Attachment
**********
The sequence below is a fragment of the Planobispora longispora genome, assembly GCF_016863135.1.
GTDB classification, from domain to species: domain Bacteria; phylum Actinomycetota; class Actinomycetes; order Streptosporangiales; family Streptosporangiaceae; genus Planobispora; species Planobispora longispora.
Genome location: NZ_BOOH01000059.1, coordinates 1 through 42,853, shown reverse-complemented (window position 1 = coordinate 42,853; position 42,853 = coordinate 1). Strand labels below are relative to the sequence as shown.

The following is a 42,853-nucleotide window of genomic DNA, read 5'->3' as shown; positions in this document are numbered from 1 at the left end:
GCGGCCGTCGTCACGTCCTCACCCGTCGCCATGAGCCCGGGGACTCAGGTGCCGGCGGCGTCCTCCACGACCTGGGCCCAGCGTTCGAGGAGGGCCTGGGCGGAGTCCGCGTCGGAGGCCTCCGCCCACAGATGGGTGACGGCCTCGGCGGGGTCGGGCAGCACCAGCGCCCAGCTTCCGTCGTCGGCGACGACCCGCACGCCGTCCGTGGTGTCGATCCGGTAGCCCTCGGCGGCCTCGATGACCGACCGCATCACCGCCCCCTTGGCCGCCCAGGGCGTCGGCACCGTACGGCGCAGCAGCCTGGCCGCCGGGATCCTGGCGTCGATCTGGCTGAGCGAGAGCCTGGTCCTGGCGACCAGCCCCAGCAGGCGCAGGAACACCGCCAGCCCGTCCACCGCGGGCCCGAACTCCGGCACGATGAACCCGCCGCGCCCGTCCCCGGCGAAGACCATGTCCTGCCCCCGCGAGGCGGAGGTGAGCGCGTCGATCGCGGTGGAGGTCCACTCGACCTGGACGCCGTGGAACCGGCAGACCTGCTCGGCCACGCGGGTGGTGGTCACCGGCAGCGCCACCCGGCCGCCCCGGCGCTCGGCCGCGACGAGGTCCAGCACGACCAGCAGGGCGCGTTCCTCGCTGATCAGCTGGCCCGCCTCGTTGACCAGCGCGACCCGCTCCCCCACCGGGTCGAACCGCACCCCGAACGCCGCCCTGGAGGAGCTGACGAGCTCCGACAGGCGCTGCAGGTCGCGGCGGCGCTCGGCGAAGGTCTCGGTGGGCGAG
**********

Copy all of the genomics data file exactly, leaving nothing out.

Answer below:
The sequence below is a fragment of the Planobispora longispora genome, assembly GCF_016863135.1.
GTDB classification, from domain to species: domain Bacteria; phylum Actinomycetota; class Actinomycetes; order Streptosporangiales; family Streptosporangiaceae; genus Planobispora; species Planobispora longispora.
Genome location: NZ_BOOH01000059.1, coordinates 1 through 42,853, shown reverse-complemented (window position 1 = coordinate 42,853; position 42,853 = coordinate 1). Strand labels below are relative to the sequence as shown.

The following is a 42,853-nucleotide window of genomic DNA, read 5'->3' as shown; positions in this document are numbered from 1 at the left end:
GCGGCCGTCGTCACGTCCTCACCCGTCGCCATGAGCCCGGGGACTCAGGTGCCGGCGGCGTCCTCCACGACCTGGGCCCAGCGTTCGAGGAGGGCCTGGGCGGAGTCCGCGTCGGAGGCCTCCGCCCACAGATGGGTGACGGCCTCGGCGGGGTCGGGCAGCACCAGCGCCCAGCTTCCGTCGTCGGCGACGACCCGCACGCCGTCCGTGGTGTCGATCCGGTAGCCCTCGGCGGCCTCGATGACCGACCGCATCACCGCCCCCTTGGCCGCCCAGGGCGTCGGCACCGTACGGCGCAGCAGCCTGGCCGCCGGGATCCTGGCGTCGATCTGGCTGAGCGAGAGCCTGGTCCTGGCGACCAGCCCCAGCAGGCGCAGGAACACCGCCAGCCCGTCCACCGCGGGCCCGAACTCCGGCACGATGAACCCGCCGCGCCCGTCCCCGGCGAAGACCATGTCCTGCCCCCGCGAGGCGGAGGTGAGCGCGTCGATCGCGGTGGAGGTCCACTCGACCTGGACGCCGTGGAACCGGCAGACCTGCTCGGCCACGCGGGTGGTGGTCACCGGCAGCGCCACCCGGCCGCCCCGGCGCTCGGCCGCGACGAGGTCCAGCACGACCAGCAGGGCGCGTTCCTCGCTGATCAGCTGGCCCGCCTCGTTGACCAGCGCGACCCGCTCCCCCACCGGGTCGAACCGCACCCCGAACGCCGCCCTGGAGGAGCTGACGAGCTCCGACAGGCGCTGCAGGTCGCGGCGGCGCTCGGCGAAGGTCTCGGTGGGCGAG